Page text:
Editorial & Analysis
Also by this author
- Network Security (14)
- Mobility & Devices (10)
- Business Continuity & Disaster Recovery (9)
- Networking & Wireless (9)
- Network & Application Monitoring (7)
- Servers & Storage (7)
- Application & Cloud Security (4)
- Big Data (4)
- Log Analysis & Security Intelligence (4)
- Applications Architecture (3)
- Mobile Device & Endpoint Security (3)
- Encryption & Data-Centric Security (3)
- Storage & Information Management (2)
- Software Defined Infrastructure (2)
- Governance, Risk & Compliance (2)
- DCIM (2)
- Data Centre Design (2)
- Virtualisation (1)
- Malware Protection (1)
- Cloud Infrastructure (1)
- Open Source Software (1)
- Perimeter & Firewall Security (1)
14 Oct 2013
IP EXPO Online chats with Kevin Mitnick about the challenges facing IT leaders today when it comes to safeguarding valuable corporate information.
One employee, one bad decision: that’s all it takes for a hacker to get their foot in the door of an organisation. And once they’re inside, all the investments that the target company has made in anti-virus software count for nothing.
That was the message from Kevin Mitnick, once the world’s most-wanted hacker and now one of its foremost IT security experts, in his opening keynote at IP EXPO 2013.
Addressing a full house, Mitnick recalled his former life as a hacker and the skills he acquired in social engineering - the art of deceiving employees of a company into handing over information or performing a specific task by posing as someone else.
“Security is about people, processes and technology, and organisations need to bolster the weakest link, which invariably is the human element,” he said.
That’s as true today as it was during Mitnick’s time as a hacker in the 1970s and 1980s, when social engineering was the “cornerstone” of his hacking activities. Today, Mitnick said, cyber-criminals and hackers tend to use both social engineering and the exploitation of application vulnerabilities in order to breach corporate IT security. Attacks that use the two in combination, he said, are by far the most likely to succeed.
During a 40-minute Q&A interview, Mitnick gave the audience several live demonstrations of the ways that hackers use social engineering to get their hands on information, just by persuading them to open an emailed Word or PDF document. These documents appear perfectly safe to recipients - and to anti-virus scanners. But once opened, the Word document could be used to steal usernames and passwords, while the PDF installed a Trojan that handed control over of the user’s PC to the hacker, enabling them to upload or download files to or from the computer, change its registry and turn on the webcam, for example.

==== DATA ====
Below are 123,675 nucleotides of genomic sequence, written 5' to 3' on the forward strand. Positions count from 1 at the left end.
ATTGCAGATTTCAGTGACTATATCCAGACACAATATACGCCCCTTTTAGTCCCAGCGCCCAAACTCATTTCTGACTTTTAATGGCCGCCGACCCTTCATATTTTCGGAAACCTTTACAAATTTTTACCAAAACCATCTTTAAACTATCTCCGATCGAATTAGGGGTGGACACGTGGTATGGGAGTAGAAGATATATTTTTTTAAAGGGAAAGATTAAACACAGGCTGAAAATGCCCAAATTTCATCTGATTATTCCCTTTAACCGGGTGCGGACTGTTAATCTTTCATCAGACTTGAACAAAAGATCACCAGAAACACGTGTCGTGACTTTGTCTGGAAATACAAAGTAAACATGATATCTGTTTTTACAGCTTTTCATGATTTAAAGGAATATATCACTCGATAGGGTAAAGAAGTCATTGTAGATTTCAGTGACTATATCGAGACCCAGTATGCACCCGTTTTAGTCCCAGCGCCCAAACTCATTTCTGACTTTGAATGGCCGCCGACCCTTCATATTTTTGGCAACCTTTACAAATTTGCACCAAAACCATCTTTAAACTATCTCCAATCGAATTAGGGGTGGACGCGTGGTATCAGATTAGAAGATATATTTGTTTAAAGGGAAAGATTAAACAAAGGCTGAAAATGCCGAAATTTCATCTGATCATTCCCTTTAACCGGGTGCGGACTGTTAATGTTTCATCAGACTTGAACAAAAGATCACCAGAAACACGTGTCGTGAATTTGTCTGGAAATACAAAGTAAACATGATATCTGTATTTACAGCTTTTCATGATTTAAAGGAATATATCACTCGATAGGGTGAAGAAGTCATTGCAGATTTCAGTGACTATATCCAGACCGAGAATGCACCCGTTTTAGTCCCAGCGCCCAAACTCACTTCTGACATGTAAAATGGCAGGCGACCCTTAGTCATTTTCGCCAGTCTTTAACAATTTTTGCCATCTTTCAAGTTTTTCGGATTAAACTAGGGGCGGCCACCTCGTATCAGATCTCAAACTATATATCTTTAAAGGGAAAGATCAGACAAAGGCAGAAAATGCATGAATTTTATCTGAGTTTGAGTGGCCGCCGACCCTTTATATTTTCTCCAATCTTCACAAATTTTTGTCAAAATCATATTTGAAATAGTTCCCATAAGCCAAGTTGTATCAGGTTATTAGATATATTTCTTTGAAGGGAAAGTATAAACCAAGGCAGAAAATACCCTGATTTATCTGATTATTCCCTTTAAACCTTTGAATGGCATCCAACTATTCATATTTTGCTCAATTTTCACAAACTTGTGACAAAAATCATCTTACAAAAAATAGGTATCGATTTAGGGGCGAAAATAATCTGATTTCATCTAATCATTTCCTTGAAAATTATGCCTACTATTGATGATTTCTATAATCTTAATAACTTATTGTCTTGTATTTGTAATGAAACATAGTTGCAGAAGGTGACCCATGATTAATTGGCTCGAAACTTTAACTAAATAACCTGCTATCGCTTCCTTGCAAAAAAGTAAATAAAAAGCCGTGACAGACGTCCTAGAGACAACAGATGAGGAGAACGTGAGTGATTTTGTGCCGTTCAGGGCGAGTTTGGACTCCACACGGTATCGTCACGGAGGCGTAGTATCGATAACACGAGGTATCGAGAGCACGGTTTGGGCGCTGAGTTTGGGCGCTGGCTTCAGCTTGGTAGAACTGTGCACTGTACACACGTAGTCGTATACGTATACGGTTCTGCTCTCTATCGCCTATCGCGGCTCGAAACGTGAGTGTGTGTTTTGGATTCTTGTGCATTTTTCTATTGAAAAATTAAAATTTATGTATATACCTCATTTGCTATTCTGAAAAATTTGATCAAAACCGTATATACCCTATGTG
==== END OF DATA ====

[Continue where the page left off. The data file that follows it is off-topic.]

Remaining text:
In an age of social networking, where many people share personal details online on sites such as Twitter, Facebook and LinkedIn, it’s never been easier for hackers to find out information on targets that they can later use to deceive them. Information on an employee’s role, skills, previous employers and network of associates are all ammunition to the determined hacker, he said.
These days, in addition to speaking engagements around the world, Mitnick leads his own company, Mitnick Security Consulting, which specialises in helping companies from a range of different industries prevent information theft. Penetration testing is one of the services provided, and where clients agree to some element of social engineering to be used in tests, the company has never failed to breach its defences, Mitnick told the IP EXPO 2013 audience.
“I used to provide free penetration tests,” he joked with them. “Now I charge. The difference is I have permission.” But the thrill of penetrating a system, even with the permission of its owners, is still the same today for him as it was back in his hacking heyday.